- Proyect Team:Mark Simon, FAIA, Partner; E. Russell Learned, AIA, Project Manager; Peter Cornell, AIA, LEED AP, Job Captain; Katherine M. Roden, AIA, LEED AP; James A. Coan, AIA, LEED AP; Scott Allen, AIA; Susan Savitt; Sheryl A. Milardo
- Mep/Fp Engineer:Altieri Sebor Wieber, Norwalk, Connecticut
- Structural Engineer:GNCB Consulting Engineers, Old Saybrook, Connecticut
- Civil Engineer:David Miller/Associates, Inc., Lancaster, Pennsylvania
- Landscape Architect:Created by Design, Strasburg, Pennsylvania
- Code Consultant:Philip R. Sherman, P.E., Elkins, New Hampshire
- Specifications:Kalin Associates, Newton, Massachusetts
- Contractor:Benchmark Construction, Brownstown, Pennsylvania
- Architects In Charge:Mark Simon, FAIA
- Country:United States
A prominent addition to the Lancaster Historical Society’s Library and Museum, combined with a comprehensive site master plan and renovation of existing spaces, have revitalized this campus of history, which also includes Wheatland – the 1828 home of Pennsylvania’s only U.S. President, James L. Buchanan. The client reports that attendance has doubled following the project’s completion last year.
The foremost change to this newly combined heritage destination, now called Lancaster History.org, is the 17,000-square-foot addition that houses a 250-seat multi-use lecture hall, enhanced retail space and lobby, an expanded exhibit gallery, improved curatorial and archival labs, and new offices. The design presents a contemporary face to visitors at a new entry point that serves both historic entities on this shared 10-acre site. The project also entailed renovation of the 16,000-square-foot existing building, which was built in 1955.
The three curved, saw-tooth roofs of the addition, each with north-facing glass façades, recall the region’s historic factories, while crisp contours, glassy expanses, and restrained ornamentation differentiate it from its historic neighbor. Zinc-accented brick walls lead to curving glass at a welcoming entrance to the Society’s Library and Museum. Slated for LEED Gold, the addition features an open-loop geothermal well system for heating and cooling, passive solar heating, copious natural light, and porous pavement outdoors to protect the nearby Conestoga River from excess storm water.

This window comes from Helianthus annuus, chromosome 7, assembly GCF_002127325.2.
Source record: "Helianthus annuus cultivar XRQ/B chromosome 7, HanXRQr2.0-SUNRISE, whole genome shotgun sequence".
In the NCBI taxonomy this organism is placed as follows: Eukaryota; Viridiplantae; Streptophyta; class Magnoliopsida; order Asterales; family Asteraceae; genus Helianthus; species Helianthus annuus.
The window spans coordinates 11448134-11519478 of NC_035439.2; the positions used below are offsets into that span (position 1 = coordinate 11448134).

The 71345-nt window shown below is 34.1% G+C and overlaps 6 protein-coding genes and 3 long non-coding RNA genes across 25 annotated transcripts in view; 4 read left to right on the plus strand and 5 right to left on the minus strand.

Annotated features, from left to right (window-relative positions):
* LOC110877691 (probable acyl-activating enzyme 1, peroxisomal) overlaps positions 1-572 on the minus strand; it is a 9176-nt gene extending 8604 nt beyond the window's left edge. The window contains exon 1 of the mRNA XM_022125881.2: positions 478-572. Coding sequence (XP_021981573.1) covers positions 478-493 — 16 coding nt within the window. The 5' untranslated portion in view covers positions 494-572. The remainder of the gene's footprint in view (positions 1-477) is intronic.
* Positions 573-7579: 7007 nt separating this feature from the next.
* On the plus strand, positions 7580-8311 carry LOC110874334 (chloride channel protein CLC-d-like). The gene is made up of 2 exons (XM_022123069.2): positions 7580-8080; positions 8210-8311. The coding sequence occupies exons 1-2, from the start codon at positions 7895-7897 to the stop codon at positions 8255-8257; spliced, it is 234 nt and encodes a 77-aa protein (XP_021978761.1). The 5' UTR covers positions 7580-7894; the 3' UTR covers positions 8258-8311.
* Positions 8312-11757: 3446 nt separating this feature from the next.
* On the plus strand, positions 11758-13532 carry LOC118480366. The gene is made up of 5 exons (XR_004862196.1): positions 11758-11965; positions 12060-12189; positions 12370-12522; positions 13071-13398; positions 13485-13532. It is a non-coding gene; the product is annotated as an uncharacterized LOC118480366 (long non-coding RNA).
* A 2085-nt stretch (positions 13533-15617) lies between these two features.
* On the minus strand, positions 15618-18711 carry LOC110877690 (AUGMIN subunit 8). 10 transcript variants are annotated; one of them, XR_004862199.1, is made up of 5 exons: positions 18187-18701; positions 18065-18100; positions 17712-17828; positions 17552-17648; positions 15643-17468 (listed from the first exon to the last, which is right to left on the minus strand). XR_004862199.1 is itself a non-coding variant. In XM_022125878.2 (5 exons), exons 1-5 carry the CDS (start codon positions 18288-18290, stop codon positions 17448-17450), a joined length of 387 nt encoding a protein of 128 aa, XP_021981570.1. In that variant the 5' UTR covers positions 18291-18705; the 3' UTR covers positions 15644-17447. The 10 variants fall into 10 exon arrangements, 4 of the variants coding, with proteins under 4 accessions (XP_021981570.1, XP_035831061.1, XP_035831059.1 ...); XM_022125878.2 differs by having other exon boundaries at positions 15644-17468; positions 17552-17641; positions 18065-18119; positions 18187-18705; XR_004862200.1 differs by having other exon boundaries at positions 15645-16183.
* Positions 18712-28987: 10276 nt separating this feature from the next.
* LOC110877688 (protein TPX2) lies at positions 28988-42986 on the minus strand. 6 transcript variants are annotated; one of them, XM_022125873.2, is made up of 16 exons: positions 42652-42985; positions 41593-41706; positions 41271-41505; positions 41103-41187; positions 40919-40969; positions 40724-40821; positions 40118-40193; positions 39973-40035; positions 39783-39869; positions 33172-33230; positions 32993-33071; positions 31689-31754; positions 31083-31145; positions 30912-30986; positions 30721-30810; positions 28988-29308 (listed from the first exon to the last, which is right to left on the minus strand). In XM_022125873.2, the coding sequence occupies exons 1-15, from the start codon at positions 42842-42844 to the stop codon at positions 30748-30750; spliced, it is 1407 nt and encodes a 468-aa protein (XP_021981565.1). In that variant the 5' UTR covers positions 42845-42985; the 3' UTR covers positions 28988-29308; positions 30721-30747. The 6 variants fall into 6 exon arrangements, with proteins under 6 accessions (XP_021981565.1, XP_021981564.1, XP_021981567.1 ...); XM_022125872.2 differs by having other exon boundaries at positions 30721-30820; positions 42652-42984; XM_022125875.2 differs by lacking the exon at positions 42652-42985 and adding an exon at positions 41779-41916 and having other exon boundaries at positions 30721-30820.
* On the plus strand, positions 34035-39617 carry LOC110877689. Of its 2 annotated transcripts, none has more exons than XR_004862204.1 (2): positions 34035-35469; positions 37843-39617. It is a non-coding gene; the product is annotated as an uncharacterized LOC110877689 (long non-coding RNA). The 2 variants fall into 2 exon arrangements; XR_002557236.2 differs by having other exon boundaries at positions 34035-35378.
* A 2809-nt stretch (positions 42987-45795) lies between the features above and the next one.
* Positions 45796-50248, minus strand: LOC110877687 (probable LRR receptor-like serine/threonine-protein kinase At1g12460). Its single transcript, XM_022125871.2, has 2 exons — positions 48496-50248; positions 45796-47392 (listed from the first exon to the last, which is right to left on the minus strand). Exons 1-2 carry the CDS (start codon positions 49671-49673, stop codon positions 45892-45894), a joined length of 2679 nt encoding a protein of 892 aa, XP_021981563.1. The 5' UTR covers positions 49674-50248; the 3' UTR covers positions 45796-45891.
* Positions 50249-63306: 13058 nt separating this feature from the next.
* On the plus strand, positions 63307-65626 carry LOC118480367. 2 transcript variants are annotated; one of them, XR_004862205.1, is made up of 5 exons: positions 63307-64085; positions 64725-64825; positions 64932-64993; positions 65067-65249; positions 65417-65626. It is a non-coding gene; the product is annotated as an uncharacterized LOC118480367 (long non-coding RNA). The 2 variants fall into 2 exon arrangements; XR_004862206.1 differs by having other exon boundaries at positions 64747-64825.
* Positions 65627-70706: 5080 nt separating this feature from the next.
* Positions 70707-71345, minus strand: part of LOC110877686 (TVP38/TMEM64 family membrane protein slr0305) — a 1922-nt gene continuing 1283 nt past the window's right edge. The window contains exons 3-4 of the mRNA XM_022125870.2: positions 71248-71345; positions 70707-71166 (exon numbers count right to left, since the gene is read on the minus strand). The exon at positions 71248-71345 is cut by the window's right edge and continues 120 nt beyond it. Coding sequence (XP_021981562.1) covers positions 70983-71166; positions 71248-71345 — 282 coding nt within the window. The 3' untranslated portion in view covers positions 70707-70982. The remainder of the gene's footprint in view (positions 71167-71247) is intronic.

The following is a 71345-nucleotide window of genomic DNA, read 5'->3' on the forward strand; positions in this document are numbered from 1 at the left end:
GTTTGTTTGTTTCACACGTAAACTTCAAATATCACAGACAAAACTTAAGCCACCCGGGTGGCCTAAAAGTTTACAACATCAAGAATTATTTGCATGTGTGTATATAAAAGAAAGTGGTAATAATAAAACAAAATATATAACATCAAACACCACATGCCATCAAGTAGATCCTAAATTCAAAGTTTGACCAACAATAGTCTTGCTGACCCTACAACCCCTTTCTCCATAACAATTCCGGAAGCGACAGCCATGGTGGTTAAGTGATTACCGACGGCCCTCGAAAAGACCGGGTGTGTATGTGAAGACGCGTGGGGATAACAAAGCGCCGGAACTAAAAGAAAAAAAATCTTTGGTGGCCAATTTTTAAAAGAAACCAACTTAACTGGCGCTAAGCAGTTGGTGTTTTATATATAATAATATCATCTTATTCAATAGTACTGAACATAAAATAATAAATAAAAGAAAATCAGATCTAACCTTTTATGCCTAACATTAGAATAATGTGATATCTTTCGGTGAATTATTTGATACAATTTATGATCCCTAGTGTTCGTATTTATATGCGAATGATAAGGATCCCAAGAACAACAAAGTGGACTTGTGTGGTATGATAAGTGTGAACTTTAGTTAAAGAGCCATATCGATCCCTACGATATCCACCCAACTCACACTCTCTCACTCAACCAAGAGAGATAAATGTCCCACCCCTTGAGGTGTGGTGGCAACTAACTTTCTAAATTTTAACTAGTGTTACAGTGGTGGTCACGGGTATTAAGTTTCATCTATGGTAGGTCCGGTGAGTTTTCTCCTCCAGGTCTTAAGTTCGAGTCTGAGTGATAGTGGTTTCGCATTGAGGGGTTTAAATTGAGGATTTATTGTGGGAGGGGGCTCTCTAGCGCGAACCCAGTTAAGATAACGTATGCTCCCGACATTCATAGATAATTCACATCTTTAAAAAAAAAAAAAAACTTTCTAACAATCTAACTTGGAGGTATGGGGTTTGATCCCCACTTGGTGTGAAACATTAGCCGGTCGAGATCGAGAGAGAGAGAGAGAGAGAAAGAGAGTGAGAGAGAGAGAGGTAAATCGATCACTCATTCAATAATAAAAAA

The challenge of the master planning effort was to make a coherent experience for visitors to the campus, which also features an arboretum at its heart. The Lancaster Historical Society and the Wheatland parcels had been separately carved from Buchanan’s estate more than a century ago. The organizations had grown independently with distinct charges: the Society maintained a library, research archives, and education programs that cover all of Lancaster County’s history; while Wheatland’s charge was to preserve the house, focusing strictly on Buchanan and his era. Their new unity has enhanced both missions and increased visitation to each.
The two properties host a mix of visitors, such as history buffs, scholars, schools, tourists, bus tours, and neighborhood walkers. Because Lancaster was a key starting point for western migration (nearby Conestoga was home to the makers of the “Prairie Schooner”), descendants from all over America visit to trace family histories in the Museum archives – which were featured in an episode of The Learning Channel program “Who Do You Think You Are?” As the home of the fifteenth U.S. President, Wheatland is a national treasure.
Robin Sarratt, the Society’s Vice President, reported in a recent blog post that the now pedestrian-friendly campus has improved the visitor experience and the merged nonprofit’s revenues: “I’ve seen the impact the new Campus of History project has had on our bottom line – our visitation has more than doubled this year  and our retail sales have skyrocketed. What has become evident to me again today, as I have greeted more than 60 guests so far, is just how normal it is for us to have scores of visitors come to the Lancaster Campus of History and find everything they were hoping to find, and more. And it is clear that the new normal includes having many of them walk through the door, look up and around at our beautiful new building, and say “Wow.” I guess I shouldn’t be surprised; it’s how I feel every time I come to work.”